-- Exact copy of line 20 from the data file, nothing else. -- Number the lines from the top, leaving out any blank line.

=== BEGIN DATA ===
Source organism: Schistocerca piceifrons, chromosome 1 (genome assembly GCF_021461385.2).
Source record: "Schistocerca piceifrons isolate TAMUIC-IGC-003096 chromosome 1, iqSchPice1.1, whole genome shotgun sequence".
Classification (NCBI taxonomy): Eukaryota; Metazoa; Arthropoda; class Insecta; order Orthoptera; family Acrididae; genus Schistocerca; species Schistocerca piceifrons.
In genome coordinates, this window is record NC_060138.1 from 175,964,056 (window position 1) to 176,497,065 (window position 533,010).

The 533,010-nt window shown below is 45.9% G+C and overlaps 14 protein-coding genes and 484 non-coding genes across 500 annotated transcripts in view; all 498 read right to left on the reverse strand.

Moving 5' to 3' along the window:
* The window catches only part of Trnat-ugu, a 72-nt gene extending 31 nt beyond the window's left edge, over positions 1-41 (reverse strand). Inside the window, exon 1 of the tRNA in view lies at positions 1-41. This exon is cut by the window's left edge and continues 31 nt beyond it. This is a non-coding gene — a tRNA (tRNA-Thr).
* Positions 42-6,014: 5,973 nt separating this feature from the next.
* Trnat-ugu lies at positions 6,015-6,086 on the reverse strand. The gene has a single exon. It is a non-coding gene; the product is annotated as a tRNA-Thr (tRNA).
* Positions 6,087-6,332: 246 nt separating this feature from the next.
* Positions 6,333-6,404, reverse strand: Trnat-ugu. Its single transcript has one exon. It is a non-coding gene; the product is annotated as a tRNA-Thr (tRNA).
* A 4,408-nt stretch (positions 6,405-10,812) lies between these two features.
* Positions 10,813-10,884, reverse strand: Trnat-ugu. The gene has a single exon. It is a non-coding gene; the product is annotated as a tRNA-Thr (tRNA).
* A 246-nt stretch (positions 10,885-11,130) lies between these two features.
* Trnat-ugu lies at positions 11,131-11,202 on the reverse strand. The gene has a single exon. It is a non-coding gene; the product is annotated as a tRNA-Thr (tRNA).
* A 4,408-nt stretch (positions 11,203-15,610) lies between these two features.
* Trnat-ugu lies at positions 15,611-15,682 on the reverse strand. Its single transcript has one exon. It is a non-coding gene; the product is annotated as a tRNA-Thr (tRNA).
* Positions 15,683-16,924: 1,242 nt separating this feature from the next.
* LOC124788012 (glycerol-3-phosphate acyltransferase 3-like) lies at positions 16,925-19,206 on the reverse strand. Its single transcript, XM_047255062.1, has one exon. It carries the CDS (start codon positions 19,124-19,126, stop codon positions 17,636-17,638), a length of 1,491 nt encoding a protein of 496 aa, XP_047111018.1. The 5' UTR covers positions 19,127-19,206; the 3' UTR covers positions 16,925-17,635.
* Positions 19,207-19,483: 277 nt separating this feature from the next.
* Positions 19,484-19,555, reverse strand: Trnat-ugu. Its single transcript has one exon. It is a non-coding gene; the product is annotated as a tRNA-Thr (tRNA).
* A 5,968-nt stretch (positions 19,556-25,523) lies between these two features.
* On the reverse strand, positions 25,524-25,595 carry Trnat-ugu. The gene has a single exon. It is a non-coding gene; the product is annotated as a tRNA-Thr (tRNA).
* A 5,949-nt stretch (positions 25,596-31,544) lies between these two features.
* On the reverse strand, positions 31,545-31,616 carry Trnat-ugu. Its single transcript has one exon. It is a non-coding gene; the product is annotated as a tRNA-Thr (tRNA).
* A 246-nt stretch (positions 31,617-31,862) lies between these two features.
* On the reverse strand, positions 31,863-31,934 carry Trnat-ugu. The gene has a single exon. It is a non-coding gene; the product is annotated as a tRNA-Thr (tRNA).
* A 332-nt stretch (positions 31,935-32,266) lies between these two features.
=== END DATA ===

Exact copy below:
* Positions 19,207-19,483: 277 nt separating this feature from the next.